Today’s featured flower is native to most of North America and prevalent in Iowa wooded areas. Anise root (Osmorhiza longistylis), also known as longstyle sweetroot or wild licorice, typically blooms in April and May in central Iowa. The plant is a close relative of sweet Cicely. In fact, I did not realize these were separate species until Eileen Miller mentioned the fact a couple of months ago. For me, words from the Minnesota Wildflowers website ring true: the hairy stems of sweet Cicely “are the most noticeable difference.” The Illinois Wildflowers website explains the distinctions as follows:
Aniseroot (Osmorhiza longistylis) can be distinguished from many similar species in the Carrot family by the anise fragance of its foliage and roots. This species closely resembles Sweet Cicely (Osmorhiza claytonii) and they are often confused with each other. However, Sweet Cicely has only 4-7 flowers per umbellet, while Aniseroot has 7-16 flowers per umbellet. While the fruits of these two species are still immature, the persistent styles of Sweet Cicely are 1.0-2.0 mm. in length, while the persistent styles of Aniseroot are 2.0-3.5 mm. in length. The foliage and roots of Aniseroot have a stronger anise scent than those of Sweet Cicely, and its root can be used as a substitute for black licorice.
Except where noted, I took most of the pictures enclosed below in Windsor Heights during the month of April.
Botanically accurate descriptions of aniseroot leaves and flowers can be found on the Minnesota Wildflowers and Illinois Wildflowers websites. If three is your lucky number, you’ll like the foliage of this plant: “Each compound leaf is divided into 3 compound leaflets […]. Each compound leaflet is further divided into 3 subleaflets….”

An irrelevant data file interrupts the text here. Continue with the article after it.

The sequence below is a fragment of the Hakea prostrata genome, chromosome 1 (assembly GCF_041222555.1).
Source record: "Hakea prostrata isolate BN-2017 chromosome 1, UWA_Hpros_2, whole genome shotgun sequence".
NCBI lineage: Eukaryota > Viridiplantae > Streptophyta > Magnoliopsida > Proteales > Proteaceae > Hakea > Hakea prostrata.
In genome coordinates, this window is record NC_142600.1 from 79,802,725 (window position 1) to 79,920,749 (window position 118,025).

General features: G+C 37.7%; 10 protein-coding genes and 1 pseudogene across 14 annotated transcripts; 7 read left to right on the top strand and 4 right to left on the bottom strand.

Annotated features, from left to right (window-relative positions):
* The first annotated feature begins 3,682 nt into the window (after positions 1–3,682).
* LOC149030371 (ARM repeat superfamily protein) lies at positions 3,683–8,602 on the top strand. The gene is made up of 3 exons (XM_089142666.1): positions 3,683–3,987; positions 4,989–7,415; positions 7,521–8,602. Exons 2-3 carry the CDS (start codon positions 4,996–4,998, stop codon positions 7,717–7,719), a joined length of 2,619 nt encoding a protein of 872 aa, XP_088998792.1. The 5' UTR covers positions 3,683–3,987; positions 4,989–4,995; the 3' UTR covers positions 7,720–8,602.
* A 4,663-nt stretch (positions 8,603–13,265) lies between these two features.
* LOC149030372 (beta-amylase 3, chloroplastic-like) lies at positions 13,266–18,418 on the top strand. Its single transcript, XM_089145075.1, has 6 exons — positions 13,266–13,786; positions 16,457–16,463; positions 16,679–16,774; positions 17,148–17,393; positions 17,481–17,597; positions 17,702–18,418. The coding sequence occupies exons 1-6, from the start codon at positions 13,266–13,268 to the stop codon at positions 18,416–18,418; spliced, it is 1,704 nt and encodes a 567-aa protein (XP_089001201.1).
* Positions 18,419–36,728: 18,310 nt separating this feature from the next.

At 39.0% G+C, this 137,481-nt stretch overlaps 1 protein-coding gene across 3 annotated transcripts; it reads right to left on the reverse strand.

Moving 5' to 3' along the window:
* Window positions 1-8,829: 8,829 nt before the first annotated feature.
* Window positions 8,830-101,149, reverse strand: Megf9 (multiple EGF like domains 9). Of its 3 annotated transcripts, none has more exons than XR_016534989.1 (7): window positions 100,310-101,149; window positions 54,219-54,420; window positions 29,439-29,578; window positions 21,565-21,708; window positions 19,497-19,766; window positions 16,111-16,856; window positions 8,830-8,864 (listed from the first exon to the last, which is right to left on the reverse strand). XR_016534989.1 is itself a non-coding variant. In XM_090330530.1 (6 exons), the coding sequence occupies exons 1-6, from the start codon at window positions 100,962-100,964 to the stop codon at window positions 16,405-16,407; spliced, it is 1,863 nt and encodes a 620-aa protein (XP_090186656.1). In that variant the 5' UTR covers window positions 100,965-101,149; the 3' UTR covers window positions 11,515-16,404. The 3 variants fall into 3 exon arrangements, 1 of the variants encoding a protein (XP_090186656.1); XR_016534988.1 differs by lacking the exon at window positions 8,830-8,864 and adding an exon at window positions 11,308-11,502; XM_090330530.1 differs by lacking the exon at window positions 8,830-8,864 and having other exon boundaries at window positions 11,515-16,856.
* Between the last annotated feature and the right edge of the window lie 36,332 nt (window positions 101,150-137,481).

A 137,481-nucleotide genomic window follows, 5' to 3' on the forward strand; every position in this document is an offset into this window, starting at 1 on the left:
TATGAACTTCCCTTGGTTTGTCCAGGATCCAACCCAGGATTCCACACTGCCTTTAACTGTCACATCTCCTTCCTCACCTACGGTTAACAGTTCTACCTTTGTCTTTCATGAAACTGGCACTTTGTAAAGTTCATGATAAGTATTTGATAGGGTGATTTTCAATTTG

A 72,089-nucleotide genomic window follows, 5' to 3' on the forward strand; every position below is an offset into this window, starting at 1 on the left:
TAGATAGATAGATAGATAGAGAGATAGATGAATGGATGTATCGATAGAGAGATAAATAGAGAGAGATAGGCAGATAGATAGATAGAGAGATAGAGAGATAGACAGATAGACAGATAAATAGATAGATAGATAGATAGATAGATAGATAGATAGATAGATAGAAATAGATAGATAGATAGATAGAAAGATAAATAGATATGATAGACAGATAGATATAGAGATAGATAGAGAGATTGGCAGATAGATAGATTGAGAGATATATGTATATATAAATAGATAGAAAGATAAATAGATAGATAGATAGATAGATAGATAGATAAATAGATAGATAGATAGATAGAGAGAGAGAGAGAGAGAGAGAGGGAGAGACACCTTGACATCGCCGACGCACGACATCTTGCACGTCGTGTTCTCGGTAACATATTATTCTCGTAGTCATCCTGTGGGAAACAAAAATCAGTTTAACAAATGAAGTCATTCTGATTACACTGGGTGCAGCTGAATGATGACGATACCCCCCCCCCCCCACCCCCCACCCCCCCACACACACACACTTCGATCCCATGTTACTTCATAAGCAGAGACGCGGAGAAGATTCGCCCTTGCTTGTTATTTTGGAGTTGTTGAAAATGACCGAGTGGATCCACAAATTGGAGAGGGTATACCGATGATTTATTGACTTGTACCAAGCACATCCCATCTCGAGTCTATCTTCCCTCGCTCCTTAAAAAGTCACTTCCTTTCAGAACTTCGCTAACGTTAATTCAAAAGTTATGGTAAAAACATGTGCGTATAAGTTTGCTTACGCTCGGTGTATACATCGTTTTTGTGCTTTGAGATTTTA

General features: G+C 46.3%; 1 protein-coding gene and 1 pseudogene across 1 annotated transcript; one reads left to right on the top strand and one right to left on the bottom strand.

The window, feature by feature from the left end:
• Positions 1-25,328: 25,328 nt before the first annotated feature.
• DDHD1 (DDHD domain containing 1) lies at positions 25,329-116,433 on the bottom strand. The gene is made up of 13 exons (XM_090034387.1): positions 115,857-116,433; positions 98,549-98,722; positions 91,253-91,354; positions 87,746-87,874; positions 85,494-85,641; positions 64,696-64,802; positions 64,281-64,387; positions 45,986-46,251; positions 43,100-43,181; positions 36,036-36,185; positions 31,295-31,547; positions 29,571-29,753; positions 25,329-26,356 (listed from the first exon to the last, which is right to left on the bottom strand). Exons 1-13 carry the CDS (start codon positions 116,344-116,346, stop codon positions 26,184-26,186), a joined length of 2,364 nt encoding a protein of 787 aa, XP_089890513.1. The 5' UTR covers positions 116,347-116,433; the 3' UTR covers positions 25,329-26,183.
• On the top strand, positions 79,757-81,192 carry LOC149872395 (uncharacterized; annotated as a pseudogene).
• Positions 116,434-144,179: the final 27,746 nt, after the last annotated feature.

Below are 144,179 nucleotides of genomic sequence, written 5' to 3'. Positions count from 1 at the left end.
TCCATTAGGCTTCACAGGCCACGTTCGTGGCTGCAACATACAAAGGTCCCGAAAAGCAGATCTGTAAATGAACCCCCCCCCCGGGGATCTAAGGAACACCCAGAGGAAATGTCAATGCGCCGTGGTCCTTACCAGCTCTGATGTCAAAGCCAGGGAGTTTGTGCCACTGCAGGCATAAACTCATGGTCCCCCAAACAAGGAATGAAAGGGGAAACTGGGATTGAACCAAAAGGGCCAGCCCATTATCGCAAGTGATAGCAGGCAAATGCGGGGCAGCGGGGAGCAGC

I usually see aniseroot foliage start to grow in late March or early April. Here aniseroot leaves have emerged near the center of the frame. Toothwort is already blooming near the top, along with yellow violets.
Aniseroot leaves on the right, yellow violets on the left, toothwort blooming near the upper right.
More aniseroot growing near wild ginger and white striped violets.
Note the mostly bare stems on the aniseroot.
A few hairs are visible where the stem and stalk meet and on the upper part of the plant.
Aniseroot plant with buds starting to open.
Aniseroot thrives in partial shade moist woodland habitats or ravines with partial shade. I’ve often seen it growing alongside sweet Cicely, as in this picture. Note the hairy stems of the sweet Cicely in the foreground.
Aniseroot to the left, sweet Cicely to the right.
Aniseroot growing among a stand of May apples (umbrella plants).
From left to right: Virginia waterleaf starting to flower, a May apple in bloom, some kind of bedstraw, and aniseroot.
I had trouble getting clear close-up shots of the small white flowers.
Aniseroot flowering with seed pods starting to form near the upper right. UPDATE: According to naturalist and photographer Leland Searles, green seed from either sweet Cicely or aniseroot can be used as “a trail side breath freshener.”
In early May I went to the Woodland Mounds Preserve in Warren County on a hunt for dwarf larkspur. While there I saw massive colonies of aniseroot. These pictures show just a small portion. The purple flowers near the foreground are sweet William.
I took this picture earlier this week. The aniseroot seed pods are easier to see; the foliage is turning yellow. Tread carefully in Iowa wooded areas; note the poison ivy leaves to the left.